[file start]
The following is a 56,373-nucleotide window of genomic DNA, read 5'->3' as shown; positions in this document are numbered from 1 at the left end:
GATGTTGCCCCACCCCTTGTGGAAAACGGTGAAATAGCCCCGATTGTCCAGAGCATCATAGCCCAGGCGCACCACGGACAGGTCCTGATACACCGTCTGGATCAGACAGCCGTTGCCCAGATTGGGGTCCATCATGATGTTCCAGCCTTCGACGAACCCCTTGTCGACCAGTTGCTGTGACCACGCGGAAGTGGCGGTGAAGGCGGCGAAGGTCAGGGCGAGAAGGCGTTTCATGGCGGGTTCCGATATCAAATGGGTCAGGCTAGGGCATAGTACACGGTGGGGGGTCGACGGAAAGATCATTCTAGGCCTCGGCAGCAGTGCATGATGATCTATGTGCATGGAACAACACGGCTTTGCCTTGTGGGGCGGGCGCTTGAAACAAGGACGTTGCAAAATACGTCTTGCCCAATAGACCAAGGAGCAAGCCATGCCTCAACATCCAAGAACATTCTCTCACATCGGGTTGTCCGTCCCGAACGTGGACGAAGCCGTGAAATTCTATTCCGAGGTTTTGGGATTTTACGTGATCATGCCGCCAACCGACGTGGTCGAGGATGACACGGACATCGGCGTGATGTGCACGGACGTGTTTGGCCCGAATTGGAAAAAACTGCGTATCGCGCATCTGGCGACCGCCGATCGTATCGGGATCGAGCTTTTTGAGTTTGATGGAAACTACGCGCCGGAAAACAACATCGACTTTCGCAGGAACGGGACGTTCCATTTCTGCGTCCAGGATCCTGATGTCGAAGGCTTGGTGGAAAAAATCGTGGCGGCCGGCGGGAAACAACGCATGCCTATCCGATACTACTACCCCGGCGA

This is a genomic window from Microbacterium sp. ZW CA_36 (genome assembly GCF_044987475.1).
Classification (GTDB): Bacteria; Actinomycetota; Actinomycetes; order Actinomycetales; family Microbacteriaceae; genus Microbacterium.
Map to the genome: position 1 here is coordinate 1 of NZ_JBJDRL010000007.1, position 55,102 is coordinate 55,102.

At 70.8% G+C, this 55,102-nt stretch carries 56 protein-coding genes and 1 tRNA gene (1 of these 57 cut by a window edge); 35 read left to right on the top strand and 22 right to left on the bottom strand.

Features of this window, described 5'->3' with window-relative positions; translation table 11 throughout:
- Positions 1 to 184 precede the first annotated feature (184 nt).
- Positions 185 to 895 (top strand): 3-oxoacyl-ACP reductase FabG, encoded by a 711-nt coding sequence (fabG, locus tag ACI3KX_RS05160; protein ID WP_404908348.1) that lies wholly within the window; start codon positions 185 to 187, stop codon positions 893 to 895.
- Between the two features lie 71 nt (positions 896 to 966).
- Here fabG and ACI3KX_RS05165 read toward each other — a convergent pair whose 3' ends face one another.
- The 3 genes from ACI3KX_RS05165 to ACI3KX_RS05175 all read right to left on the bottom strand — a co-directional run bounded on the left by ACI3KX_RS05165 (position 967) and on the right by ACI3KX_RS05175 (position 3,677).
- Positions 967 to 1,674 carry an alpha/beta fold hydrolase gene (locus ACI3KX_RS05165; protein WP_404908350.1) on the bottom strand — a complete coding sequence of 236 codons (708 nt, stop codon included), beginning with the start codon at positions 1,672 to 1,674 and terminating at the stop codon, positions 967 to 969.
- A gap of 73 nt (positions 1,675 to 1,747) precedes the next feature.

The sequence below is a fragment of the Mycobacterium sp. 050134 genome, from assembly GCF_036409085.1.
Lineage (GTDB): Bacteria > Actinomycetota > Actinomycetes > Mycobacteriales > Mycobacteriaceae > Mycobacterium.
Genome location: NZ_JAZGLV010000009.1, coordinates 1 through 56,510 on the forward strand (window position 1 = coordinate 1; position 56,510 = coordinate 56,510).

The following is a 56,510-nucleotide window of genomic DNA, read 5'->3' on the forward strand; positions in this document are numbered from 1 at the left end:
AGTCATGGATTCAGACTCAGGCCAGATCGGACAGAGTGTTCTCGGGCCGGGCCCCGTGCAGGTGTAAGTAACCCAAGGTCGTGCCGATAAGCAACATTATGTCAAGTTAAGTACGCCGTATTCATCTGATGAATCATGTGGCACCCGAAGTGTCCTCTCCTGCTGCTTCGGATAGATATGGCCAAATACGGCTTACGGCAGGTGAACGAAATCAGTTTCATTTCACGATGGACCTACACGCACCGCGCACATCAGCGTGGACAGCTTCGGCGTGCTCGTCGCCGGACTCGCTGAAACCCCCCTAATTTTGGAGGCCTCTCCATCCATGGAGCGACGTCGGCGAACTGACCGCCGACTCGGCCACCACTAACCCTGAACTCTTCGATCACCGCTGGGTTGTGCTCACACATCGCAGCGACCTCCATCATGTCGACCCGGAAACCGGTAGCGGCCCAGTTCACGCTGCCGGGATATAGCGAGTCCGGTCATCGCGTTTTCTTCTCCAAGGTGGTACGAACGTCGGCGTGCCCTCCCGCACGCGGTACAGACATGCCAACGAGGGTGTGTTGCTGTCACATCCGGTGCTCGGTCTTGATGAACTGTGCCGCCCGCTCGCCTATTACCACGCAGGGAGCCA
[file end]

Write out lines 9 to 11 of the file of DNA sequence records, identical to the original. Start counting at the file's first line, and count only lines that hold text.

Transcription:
- Positions 185 to 895 (top strand): 3-oxoacyl-ACP reductase FabG, encoded by a 711-nt coding sequence (fabG, locus tag ACI3KX_RS05160; protein ID WP_404908348.1) that lies wholly within the window; start codon positions 185 to 187, stop codon positions 893 to 895.
- Between the two features lie 71 nt (positions 896 to 966).
- Here fabG and ACI3KX_RS05165 read toward each other — a convergent pair whose 3' ends face one another.